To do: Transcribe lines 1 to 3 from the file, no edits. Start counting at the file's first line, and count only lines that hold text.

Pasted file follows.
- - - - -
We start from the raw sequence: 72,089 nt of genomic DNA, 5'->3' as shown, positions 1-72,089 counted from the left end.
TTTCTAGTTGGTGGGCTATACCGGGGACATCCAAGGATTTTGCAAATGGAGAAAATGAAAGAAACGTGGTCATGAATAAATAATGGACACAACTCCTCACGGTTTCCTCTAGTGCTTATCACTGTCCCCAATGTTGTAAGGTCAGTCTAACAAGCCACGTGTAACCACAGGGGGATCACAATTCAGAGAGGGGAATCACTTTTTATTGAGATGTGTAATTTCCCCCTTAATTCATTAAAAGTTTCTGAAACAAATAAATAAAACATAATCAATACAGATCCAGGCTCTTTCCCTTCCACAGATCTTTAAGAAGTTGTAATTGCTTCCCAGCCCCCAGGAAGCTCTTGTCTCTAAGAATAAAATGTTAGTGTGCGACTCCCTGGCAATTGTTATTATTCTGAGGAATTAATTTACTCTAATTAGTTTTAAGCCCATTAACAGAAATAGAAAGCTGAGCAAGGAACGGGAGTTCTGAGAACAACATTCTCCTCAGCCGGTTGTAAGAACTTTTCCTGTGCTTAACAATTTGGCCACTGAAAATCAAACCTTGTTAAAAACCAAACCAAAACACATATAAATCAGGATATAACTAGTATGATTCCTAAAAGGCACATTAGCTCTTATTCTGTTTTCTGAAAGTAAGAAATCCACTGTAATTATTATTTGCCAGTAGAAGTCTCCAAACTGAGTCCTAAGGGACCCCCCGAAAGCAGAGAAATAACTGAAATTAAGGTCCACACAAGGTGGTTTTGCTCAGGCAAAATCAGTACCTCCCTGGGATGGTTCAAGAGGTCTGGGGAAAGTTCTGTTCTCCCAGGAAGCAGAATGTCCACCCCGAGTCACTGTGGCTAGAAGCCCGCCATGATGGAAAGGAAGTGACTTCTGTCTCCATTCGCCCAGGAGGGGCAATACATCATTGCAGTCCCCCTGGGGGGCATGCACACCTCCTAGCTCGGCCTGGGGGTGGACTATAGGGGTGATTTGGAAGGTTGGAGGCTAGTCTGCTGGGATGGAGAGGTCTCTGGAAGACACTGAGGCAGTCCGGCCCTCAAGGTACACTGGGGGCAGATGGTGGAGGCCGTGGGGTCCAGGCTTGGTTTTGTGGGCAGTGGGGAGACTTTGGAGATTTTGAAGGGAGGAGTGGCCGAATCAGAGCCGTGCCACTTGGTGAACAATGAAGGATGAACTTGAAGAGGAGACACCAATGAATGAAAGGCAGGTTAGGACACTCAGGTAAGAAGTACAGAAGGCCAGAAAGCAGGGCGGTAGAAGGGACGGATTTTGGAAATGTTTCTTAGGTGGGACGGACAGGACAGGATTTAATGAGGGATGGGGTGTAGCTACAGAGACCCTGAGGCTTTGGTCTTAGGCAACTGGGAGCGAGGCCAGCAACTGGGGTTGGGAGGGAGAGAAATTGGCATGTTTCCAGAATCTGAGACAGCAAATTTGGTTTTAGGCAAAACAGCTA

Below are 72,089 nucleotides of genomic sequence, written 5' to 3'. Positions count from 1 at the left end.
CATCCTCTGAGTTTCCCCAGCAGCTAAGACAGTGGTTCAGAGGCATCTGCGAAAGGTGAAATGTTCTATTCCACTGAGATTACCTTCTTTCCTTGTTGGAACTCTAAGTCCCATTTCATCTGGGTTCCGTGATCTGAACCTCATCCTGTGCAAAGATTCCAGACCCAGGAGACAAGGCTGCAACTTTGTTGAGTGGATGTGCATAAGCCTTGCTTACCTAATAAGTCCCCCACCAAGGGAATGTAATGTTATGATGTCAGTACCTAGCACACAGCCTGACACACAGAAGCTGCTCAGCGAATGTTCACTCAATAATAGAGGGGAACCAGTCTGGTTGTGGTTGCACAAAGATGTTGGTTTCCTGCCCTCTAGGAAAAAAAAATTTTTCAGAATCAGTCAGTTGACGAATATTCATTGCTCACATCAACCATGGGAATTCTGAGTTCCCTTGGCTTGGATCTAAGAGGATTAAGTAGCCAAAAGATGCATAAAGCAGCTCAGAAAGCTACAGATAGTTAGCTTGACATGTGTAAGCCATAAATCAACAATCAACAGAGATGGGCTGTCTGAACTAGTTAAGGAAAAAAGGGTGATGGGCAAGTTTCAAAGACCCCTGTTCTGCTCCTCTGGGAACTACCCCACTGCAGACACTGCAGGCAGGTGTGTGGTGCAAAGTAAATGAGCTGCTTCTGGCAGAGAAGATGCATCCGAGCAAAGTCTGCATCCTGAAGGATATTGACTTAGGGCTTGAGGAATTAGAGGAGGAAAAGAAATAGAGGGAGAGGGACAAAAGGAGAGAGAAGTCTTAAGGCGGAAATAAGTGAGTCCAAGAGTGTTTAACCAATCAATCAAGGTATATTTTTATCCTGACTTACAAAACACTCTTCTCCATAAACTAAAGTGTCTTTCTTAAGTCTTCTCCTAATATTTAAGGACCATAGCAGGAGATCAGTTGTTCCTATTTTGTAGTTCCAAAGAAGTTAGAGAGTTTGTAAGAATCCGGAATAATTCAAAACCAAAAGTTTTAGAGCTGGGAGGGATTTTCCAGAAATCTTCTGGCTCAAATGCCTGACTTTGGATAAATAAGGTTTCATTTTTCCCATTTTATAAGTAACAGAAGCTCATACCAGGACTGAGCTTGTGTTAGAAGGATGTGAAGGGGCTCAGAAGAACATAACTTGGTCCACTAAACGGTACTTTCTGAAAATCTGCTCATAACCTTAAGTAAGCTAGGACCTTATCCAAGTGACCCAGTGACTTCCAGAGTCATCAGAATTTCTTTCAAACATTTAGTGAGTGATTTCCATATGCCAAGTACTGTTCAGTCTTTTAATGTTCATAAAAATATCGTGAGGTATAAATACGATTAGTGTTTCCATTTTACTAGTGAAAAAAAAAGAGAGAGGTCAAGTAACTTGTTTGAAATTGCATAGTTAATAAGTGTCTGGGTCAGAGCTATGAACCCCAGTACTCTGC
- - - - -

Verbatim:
We start from the raw sequence: 72,089 nt of genomic DNA, 5'->3' as shown, positions 1-72,089 counted from the left end.
TTTCTAGTTGGTGGGCTATACCGGGGACATCCAAGGATTTTGCAAATGGAGAAAATGAAAGAAACGTGGTCATGAATAAATAATGGACACAACTCCTCACGGTTTCCTCTAGTGCTTATCACTGTCCCCAATGTTGTAAGGTCAGTCTAACAAGCCACGTGTAACCACAGGGGGATCACAATTCAGAGAGGGGAATCACTTTTTATTGAGATGTGTAATTTCCCCCTTAATTCATTAAAAGTTTCTGAAACAAATAAATAAAACATAATCAATACAGATCCAGGCTCTTTCCCTTCCACAGATCTTTAAGAAGTTGTAATTGCTTCCCAGCCCCCAGGAAGCTCTTGTCTCTAAGAATAAAATGTTAGTGTGCGACTCCCTGGCAATTGTTATTATTCTGAGGAATTAATTTACTCTAATTAGTTTTAAGCCCATTAACAGAAATAGAAAGCTGAGCAAGGAACGGGAGTTCTGAGAACAACATTCTCCTCAGCCGGTTGTAAGAACTTTTCCTGTGCTTAACAATTTGGCCACTGAAAATCAAACCTTGTTAAAAACCAAACCAAAACACATATAAATCAGGATATAACTAGTATGATTCCTAAAAGGCACATTAGCTCTTATTCTGTTTTCTGAAAGTAAGAAATCCACTGTAATTATTATTTGCCAGTAGAAGTCTCCAAACTGAGTCCTAAGGGACCCCCCGAAAGCAGAGAAATAACTGAAATTAAGGTCCACACAAGGTGGTTTTGCTCAGGCAAAATCAGTACCTCCCTGGGATGGTTCAAGAGGTCTGGGGAAAGTTCTGTTCTCCCAGGAAGCAGAATGTCCACCCCGAGTCACTGTGGCTAGAAGCCCGCCATGATGGAAAGGAAGTGACTTCTGTCTCCATTCGCCCAGGAGGGGCAATACATCATTGCAGTCCCCCTGGGGGGCATGCACACCTCCTAGCTCGGCCTGGGGGTGGACTATAGGGGTGATTTGGAAGGTTGGAGGCTAGTCTGCTGGGATGGAGAGGTCTCTGGAAGACACTGAGGCAGTCCGGCCCTCAAGGTACACTGGGGGCAGATGGTGGAGGCCGTGGGGTCCAGGCTTGGTTTTGTGGGCAGTGGGGAGACTTTGGAGATTTTGAAGGGAGGAGTGGCCGAATCAGAGCCGTGCCACTTGGTGAACAATGAAGGATGAACTTGAAGAGGAGACACCAATGAATGAAAGGCAGGTTAGGACACTCAGGTAAGAAGTACAGAAGGCCAGAAAGCAGGGCGGTAGAAGGGACGGATTTTGGAAATGTTTCTTAGGTGGGACGGACAGGACAGGATTTAATGAGGGATGGGGTGTAGCTACAGAGACCCTGAGGCTTTGGTCTTAGGCAACTGGGAGCGAGGCCAGCAACTGGGGTTGGGAGGGAGAGAAATTGGCATGTTTCCAGAATCTGAGACAGCAAATTTGGTTTTAGGCAAAACAGCTA

Below are 72,089 nucleotides of genomic sequence, written 5' to 3'. Positions count from 1 at the left end.